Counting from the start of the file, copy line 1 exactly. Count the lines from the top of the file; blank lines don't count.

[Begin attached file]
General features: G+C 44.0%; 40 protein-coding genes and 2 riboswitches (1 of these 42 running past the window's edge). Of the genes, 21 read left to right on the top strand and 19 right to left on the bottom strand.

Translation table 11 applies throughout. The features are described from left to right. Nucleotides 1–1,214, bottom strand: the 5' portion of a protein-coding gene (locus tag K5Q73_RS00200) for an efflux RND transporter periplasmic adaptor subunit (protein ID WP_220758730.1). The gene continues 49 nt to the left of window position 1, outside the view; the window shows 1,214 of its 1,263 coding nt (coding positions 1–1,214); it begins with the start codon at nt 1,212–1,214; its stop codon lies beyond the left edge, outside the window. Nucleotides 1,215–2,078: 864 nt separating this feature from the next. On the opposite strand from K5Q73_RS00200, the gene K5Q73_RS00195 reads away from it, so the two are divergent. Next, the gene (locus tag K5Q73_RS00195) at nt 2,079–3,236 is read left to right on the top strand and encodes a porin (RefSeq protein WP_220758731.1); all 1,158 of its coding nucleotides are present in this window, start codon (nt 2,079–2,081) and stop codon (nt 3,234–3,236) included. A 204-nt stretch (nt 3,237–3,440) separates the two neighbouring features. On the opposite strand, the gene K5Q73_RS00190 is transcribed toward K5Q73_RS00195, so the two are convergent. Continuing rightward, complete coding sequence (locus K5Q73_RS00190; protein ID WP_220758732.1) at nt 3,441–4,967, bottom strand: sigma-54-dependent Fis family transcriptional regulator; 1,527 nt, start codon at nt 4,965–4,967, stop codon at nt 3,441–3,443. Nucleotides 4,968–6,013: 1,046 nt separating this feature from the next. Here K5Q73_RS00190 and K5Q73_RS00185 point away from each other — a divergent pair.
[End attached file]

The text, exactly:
General features: G+C 44.0%; 40 protein-coding genes and 2 riboswitches (1 of these 42 running past the window's edge). Of the genes, 21 read left to right on the top strand and 19 right to left on the bottom strand.